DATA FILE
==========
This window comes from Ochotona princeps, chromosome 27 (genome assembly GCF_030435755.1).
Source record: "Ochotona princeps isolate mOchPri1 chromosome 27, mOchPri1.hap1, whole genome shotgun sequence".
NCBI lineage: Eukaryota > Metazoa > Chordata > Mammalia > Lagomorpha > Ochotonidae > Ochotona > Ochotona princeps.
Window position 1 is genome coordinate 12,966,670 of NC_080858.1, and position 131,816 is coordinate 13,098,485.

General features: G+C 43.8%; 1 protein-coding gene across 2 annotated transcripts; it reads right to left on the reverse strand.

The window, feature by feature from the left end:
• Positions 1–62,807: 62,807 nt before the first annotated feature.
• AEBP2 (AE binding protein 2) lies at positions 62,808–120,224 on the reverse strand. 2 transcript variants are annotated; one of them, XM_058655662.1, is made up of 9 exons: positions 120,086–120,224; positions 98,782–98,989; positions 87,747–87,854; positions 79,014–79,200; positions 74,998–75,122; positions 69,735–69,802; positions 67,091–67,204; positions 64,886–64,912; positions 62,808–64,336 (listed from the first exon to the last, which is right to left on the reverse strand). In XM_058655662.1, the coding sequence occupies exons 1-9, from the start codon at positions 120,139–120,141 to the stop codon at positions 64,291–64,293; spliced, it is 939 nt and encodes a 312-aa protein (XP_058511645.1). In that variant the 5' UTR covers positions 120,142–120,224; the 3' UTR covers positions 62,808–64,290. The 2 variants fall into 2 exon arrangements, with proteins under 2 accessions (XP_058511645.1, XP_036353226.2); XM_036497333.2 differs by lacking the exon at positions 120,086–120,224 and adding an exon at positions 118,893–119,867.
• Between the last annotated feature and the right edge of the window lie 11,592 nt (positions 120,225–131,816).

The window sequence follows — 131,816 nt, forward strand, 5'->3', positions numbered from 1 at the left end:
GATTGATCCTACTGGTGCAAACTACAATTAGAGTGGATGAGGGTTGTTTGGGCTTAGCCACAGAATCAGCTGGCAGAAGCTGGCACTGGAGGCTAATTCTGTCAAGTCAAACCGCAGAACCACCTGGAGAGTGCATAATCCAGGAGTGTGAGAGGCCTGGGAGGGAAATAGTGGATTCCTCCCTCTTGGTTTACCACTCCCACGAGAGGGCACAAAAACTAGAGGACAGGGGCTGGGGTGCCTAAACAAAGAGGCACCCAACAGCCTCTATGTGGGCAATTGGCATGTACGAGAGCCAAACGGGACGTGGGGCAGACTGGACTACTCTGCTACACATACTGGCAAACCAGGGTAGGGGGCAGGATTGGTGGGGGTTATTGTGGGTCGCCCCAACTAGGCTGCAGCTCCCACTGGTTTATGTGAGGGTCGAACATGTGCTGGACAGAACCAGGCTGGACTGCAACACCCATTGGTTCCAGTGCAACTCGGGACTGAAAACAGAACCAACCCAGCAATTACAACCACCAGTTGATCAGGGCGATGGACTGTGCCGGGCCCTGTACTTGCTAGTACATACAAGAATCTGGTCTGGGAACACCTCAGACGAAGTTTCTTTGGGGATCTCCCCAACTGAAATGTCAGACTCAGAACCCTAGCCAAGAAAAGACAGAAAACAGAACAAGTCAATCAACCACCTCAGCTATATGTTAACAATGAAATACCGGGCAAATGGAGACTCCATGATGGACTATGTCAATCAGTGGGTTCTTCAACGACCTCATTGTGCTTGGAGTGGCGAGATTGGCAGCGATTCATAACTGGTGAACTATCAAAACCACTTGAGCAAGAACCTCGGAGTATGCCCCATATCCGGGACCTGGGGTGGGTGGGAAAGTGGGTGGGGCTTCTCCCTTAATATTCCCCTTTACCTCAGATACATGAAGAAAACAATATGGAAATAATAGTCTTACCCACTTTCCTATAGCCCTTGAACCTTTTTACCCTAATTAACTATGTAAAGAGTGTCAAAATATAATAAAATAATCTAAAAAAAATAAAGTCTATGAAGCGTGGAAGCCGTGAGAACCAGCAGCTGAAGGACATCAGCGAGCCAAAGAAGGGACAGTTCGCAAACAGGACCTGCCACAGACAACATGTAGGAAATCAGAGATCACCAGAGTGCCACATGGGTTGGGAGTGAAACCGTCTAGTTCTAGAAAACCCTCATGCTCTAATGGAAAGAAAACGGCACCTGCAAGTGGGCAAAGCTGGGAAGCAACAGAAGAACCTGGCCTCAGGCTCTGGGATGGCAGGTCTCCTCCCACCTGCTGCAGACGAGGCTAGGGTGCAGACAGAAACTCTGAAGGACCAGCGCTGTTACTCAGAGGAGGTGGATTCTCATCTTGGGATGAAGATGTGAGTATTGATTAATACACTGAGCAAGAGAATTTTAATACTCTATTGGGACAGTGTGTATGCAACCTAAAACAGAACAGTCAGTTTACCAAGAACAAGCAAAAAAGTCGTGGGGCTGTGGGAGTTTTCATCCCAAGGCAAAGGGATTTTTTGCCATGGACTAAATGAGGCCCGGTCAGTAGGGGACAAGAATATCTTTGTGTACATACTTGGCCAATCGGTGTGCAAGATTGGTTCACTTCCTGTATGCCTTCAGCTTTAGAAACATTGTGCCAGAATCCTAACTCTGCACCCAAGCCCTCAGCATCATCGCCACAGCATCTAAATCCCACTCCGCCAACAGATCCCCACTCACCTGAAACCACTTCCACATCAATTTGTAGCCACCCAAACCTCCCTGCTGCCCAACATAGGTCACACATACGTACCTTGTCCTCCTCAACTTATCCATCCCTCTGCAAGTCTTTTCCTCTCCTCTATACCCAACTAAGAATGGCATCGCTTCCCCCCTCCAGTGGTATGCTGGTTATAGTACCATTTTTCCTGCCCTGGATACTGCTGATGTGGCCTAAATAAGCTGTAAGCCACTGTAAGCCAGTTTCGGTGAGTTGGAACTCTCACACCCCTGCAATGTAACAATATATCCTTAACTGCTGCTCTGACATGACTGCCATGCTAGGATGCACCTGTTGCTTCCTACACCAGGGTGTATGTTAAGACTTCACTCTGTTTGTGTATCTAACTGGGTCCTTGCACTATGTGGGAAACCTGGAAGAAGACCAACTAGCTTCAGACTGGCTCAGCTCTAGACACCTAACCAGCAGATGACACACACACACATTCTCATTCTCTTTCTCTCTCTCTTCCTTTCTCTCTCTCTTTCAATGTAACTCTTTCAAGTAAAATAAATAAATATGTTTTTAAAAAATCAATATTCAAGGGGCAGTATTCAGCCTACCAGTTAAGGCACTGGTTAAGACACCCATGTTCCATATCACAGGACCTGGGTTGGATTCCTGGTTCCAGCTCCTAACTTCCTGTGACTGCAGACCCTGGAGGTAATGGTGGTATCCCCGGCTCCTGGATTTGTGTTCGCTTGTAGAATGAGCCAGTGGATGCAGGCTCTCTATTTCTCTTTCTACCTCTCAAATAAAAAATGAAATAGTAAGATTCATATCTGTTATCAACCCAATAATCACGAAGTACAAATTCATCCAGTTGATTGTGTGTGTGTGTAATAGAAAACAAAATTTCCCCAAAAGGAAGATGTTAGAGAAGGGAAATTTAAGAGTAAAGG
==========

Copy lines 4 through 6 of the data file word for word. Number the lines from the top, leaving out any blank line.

Window position 1 is genome coordinate 12,966,670 of NC_080858.1, and position 131,816 is coordinate 13,098,485.

General features: G+C 43.8%; 1 protein-coding gene across 2 annotated transcripts; it reads right to left on the reverse strand.

The window, feature by feature from the left end: